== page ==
So [[:blank:]] or \p{blank} should be perfect, or [\p{Zs}\t]. All of which work on 10.10 (I checked ;- ).

\s matches [\t\n\f\r\p{Z}].

So [^\S\r\n] should match [\t\f\p{Z}]

But \f is form feed which should not be included, and \p{Z} is a different set.

[32 SPACE][160 NO-BREAK SPACE][5760 OGHAM SPACE MARK][8192 EN QUAD][8193 EM QUAD][8194 EN SPACE][8195 EM SPACE][8196 THREE-PER-EM SPACE][8197 FOUR-PER-EM SPACE][8198 SIX-PER-EM SPACE][8199 FIGURE SPACE][8200 PUNCTUATION SPACE][8201 THIN SPACE][8202 HAIR SPACE][8232 LINE SEPARATOR][8233 PARAGRAPH SEPARATOR][8239 NARROW NO-BREAK SPACE][8287 MEDIUM MATHEMATICAL SPACE][12288 IDEOGRAPHIC SPACE]

Which includes [8232 LINE SEPARATOR][8233 PARAGRAPH SEPARATOR] which should not be included.

So, all that, use [[:blank:]] or \p{blank} or [\p{Zs}\t] or take your changes with \h or a less accurate set.

2 Likes

Thanks for confirming.

Does it also work in JavaScript (which was @JMichaelTX’s concern)?

According to RegEx101.com, the answer is no.

My sincere thanks to @Tom and @peternlewis for pursuing this subject so thoroughly.

Based on their posts, my research, and testing at RegEx101.com, it seems to me this is the best horizontal whitespace pattern that will work in all languages, including JavaScript:
[^\S\r\n\f]

updated 2017-10-30 18:17 CT
If you are just working with the KM RegEx Actions, which all use the ICU RegEx engine, and your macOS is 10.11+, then clearly the best choice is:
\h (requires macOS 10.11+)

You can view my test case at: https://regex101.com/r/Abs2Le/1

  • The see how the pattern works with different languages, click on the language in the sidebar.

If anyone sees an issue using [^\S\r\n\f] for matching horizontal whitespace, please advise.

1 Like

@Tom, the saga continues. :wink:

I have 3+ sources that all state that [[:blank:]] is the same as [ \t]:

updated 2017-10-13 16:33 CT

So, unfortunately, it is NOT a replacement for \h.

See:

[[:blank:]] is NOT mentioned in Regular Expressions - ICU User Guide

<img src="/uploads/default/original/2X/9/9fa034801953dfe7d1745afcb7087c7530a06e23.gif" width="70" height="17"  alt="updated" title="updated"> 2017-10-13 16:47 CT

OK, this is about as authoritative as I can find:

[perlrecharclass - perldoc.perl.org](http://perldoc.perl.org/perlrecharclass.html#POSIX-Character-Classes)

<img src="/uploads/default/original/2X/3/332244b2b9baad79ac8710d25139d0241ec45114.png" width="690" height="111">

@Tom, after re-reading what I posted, I saw the \h in the image of the [[:blank:]] explanation, so it confused me.

Here is a test of [[:blank:]]
https://regex101.com/r/WM7VMy/1

It shows that it does NOT match OPTION-SPACE, which \h does match.

All of the references I found simply state that [[:blank:]] matches “space and tab”.
I have taken “space” to mean the standard ASCII space character.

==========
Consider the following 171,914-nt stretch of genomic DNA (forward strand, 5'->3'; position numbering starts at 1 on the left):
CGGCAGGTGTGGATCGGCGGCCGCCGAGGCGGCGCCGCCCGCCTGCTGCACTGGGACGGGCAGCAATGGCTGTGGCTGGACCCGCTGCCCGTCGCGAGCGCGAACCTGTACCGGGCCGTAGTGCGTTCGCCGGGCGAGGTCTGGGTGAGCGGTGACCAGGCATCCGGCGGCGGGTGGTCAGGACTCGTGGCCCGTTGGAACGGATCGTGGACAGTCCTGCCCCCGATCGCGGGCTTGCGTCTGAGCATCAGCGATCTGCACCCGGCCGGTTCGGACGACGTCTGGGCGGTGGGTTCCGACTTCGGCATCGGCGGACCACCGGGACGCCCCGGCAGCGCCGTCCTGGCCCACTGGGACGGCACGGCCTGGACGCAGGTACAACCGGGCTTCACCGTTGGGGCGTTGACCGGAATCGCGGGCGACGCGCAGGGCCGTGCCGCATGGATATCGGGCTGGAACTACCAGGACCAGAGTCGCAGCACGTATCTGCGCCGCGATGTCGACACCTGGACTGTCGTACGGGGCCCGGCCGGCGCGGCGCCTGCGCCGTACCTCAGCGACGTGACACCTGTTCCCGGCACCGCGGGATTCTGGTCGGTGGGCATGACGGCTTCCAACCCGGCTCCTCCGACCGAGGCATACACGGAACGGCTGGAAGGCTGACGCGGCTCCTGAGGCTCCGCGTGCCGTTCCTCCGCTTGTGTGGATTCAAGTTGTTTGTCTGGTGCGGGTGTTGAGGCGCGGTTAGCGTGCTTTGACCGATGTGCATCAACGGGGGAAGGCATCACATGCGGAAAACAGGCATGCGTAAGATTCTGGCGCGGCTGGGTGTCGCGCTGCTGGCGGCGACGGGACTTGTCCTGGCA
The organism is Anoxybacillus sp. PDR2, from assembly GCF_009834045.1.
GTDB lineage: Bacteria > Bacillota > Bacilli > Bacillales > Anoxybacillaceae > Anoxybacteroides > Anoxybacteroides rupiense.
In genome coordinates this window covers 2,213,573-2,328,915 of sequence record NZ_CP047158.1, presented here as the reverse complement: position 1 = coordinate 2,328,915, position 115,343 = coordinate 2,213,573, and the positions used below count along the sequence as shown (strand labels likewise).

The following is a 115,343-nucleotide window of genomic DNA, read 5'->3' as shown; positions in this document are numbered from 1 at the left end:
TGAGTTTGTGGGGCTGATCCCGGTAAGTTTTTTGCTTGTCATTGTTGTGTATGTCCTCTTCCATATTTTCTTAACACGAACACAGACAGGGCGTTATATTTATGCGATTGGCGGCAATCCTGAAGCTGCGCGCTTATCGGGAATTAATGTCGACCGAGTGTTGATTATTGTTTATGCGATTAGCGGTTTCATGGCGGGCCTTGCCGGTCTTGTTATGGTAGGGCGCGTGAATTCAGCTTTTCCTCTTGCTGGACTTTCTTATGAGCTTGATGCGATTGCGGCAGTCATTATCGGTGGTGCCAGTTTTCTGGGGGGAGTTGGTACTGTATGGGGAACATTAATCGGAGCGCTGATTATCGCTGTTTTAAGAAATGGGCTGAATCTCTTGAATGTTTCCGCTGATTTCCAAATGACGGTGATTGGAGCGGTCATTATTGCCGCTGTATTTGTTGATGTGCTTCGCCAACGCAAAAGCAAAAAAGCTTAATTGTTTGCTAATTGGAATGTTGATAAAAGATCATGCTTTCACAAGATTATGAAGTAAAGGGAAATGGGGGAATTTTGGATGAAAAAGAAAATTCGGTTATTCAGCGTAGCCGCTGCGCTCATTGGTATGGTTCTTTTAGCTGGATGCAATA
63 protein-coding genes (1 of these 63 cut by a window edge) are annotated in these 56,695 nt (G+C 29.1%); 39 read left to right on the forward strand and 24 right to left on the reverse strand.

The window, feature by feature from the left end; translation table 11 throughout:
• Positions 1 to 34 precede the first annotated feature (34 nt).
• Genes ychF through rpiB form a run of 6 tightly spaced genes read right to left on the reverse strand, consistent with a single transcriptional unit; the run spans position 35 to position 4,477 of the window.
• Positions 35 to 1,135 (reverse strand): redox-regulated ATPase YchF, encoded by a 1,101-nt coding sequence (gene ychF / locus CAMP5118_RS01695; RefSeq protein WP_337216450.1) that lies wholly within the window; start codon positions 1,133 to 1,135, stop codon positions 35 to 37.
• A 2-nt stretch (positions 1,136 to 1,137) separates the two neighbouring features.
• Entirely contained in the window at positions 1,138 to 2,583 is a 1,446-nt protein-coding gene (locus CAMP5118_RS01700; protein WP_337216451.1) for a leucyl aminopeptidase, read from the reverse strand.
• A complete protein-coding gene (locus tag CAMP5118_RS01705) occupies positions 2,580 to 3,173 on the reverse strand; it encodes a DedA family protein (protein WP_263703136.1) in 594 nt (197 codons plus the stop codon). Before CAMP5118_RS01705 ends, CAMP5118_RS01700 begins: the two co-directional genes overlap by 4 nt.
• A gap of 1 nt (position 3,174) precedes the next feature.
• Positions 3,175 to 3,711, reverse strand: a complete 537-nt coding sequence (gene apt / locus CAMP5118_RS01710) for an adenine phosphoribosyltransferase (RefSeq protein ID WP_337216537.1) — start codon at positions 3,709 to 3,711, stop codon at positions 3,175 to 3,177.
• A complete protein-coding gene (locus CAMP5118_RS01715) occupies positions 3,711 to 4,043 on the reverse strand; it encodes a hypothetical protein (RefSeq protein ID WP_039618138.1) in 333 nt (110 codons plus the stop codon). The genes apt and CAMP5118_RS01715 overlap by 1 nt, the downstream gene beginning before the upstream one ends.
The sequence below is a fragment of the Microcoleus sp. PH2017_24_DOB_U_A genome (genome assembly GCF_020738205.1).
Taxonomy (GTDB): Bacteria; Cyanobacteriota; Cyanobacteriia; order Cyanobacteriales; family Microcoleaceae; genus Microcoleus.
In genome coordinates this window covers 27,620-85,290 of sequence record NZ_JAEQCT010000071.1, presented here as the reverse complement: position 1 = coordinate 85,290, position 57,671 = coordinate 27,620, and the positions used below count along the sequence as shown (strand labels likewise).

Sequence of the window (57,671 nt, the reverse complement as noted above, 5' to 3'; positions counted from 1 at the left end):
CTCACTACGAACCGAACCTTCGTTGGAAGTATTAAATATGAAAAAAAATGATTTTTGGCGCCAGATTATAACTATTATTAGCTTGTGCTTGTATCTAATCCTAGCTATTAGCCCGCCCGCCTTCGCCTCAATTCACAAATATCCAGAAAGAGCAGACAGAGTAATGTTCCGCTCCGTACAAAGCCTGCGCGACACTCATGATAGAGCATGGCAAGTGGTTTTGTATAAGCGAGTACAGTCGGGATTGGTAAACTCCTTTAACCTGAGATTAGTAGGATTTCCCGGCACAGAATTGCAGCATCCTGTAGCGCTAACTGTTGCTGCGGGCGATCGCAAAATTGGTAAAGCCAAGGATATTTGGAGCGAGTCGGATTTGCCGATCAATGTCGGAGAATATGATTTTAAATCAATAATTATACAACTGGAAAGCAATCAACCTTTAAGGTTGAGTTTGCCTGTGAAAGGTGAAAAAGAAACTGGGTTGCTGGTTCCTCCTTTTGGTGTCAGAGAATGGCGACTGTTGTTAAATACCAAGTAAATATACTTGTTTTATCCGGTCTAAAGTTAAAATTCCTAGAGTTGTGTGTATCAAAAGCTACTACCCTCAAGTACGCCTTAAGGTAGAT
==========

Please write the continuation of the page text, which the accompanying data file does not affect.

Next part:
If you or @peternlewis can add any clarity to this, please do so.

Hey Jim,

Actually non-breaking spaces match just fine in BBEdit and Keyboard Maestro.

RegEx ⇢ String ⇢ Test KM Find & Replace RegEx.kmmacros (2.9 KB)


•••••   Space
•••••   NBS (via Opt-Space)
•••••   U+00A0 non-breaking-space (via Unicode Entry)
•••••   U+2009 thin space
•••••   U+202F narrow no-break space
•••••   U+200A hair space
•••••   Tab

BBEdit uses PCRE, so I'm not sure why regex101 is failing to make the match...

-Chris

1 Like

This is referring to ASCII (!)

Here a test for KM:

[test] Whitespace.kmmacros (5.5 KB)

Set your expression in the green action, for example:

[[:blank:]]
[ \t]
\h
\p{Zs}
[\p{Zs}\t]
\s
[^\S]
[^\S\n\r]

On my machine

[[:blank:]]
\h
[\p{Zs}\t]
[^\S\n\r]

are delivering the same result: They match all horizontal whitespaces except the no-width spaces and the joiners.

Also

\s
[^\S]

are matching the same whitespaces as the above expressions, plus, of course, the vertical spaces / newlines (which in my test are excluded from being matched).

Note:

The used list of spaces is not comprehensive. (Only the more common ones.)

3 Likes

I don't have much to contribute here, especially after @Tom's epic test case, but for what it's worth I can confirm that [[:blank:]] in BBEdit matches all the characters in @ccstone's example:

(on a side note, I love that BBEdit added regex capabilities to the live search feature; I've wanted this kind of capability in it for a long time)

I can also confirm that whatever weirdness is happening with regex101's refusal to have [[:blank:]] match the same characters is also happening with Patterns, a regex101-like native Mac app, so perhaps there's some common factor at work here:

1 Like

On regex101 you have to set the Unicode flag (u):

Without the Unicode flag you will only get ASCII characters (hence the same as [ \t])

2 Likes

See if the app has a setting to enable Unicode (like with regex101.com).

Otherwise Oyster (macOS) seems to work correctly. Also Mark Alldritt’s RegEx Knife (iOS).

It does not (in fact, it doesn't have any settings at all other than the regex flavor) but I did find out that it too explicitly says [[:blank:]] only matches spaces and tabs:

Strangely enough, it doesn't even list \h in its reference, even though it lists \v 🤷